Historians have typically viewed the Continental witch trials as fundamentally different from those in England. Some have suggested that the specifically popular notion of witchcraft was the same on both sides of the Channel, but differences have unquestionably received more emphasis than similarities. On one point there has been unanimity, either express or tacit: that if there were popular witch accusations on the Continent analogous to those in England, they are lost to history, buried under the excrescences of learned tradition. It is this last thesis that the present work seeks to overturn. It has been suggested here that one can distinguish certain types of record that are superior to others as sources of popular belief, and that by using these documents as touchstones for analysis one can separate folk notions from ideas of the intellectual élite.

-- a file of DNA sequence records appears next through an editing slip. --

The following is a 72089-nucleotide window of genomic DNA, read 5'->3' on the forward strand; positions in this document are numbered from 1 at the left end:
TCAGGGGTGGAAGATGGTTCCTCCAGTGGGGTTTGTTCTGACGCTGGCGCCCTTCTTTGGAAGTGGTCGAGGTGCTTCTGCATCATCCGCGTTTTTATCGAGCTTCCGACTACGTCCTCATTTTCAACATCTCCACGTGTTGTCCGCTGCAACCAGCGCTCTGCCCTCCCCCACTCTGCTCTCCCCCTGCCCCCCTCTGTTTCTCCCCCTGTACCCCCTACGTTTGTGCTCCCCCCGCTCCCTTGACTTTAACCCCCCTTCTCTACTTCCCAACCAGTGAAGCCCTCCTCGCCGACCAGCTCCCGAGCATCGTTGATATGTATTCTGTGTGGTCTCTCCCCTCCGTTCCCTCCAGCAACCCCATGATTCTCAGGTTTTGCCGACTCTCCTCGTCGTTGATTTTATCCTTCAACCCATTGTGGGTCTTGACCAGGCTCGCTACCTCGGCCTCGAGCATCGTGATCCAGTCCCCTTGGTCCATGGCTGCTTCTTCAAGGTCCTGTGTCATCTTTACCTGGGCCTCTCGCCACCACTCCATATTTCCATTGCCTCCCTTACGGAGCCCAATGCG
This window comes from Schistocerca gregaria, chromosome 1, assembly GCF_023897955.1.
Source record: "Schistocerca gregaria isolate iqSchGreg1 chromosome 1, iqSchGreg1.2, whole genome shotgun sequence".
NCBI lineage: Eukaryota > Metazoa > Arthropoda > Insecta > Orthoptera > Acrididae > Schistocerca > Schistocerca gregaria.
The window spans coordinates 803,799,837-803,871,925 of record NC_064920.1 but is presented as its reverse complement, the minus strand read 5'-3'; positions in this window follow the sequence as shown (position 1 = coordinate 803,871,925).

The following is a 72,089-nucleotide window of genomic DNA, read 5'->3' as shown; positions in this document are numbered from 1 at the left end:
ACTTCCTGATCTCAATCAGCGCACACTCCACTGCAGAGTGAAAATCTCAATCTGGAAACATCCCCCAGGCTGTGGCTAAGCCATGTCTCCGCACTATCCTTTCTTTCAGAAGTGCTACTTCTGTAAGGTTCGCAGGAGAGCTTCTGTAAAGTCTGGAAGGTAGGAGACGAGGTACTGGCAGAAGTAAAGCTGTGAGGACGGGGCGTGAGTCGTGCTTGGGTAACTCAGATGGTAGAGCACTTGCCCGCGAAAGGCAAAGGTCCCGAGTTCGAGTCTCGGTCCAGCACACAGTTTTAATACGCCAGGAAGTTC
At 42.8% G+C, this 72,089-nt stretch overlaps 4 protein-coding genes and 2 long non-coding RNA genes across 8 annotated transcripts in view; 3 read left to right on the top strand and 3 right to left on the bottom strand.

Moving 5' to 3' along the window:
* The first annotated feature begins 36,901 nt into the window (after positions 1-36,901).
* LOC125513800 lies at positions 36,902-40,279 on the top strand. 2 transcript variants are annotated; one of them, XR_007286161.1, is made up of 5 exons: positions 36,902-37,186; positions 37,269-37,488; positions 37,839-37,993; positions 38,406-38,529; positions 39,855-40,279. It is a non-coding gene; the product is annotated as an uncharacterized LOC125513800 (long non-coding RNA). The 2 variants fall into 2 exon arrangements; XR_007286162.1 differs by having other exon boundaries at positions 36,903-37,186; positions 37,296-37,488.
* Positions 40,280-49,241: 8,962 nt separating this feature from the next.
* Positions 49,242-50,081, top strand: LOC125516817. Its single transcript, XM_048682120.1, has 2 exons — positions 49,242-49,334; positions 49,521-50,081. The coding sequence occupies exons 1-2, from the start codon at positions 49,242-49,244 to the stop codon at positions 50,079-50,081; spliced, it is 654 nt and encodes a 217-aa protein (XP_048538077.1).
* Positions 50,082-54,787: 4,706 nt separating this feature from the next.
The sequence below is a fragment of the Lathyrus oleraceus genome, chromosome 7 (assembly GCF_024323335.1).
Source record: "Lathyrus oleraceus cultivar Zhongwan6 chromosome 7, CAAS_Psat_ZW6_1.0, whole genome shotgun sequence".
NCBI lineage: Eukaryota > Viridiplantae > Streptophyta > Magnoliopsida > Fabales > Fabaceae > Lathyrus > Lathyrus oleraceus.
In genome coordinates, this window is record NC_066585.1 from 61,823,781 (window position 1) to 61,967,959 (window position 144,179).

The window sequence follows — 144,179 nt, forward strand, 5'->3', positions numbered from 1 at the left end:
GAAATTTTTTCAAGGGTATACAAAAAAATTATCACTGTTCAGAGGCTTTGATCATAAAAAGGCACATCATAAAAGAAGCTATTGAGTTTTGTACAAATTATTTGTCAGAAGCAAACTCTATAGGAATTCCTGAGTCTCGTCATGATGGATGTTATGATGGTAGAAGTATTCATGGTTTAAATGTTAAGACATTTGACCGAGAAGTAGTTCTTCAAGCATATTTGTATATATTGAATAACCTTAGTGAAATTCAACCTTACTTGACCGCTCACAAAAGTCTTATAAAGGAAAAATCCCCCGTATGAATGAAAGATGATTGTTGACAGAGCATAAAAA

The most basic distinctive feature of popular witch beliefs is their thoroughgoing preoccupation with the threat of sorcery. It was in response to this threat that the populace took suspects to court. The cosmological assumptions of the populace were relatively fluid. Long inured to religious practices that seemed to have magical effect, unsophisticated people accepted magical causality alongside natural and religious causal factors; without requiring any detailed explanation of how magic worked, they were willing to accept it as efficacious, and to experiment with various forms of magic. Educated people, on the other hand, and especially those bred on Aristotelian thought, could not accept the idea of distinctively magical causes. When the populace pointed to instances of maleficent magic, growing numbers of intellectuals could only see the influence of Satan. When these learned individuals entered the courtroom, they convicted suspects of diabolism—a charge more serious than that of sorcery, more sensational, and probably punished more frequently with death. First prominent in the Italian courts, the charge of diabolism became important throughout Europe from about 1435 on, in response to the theological literature on witchcraft.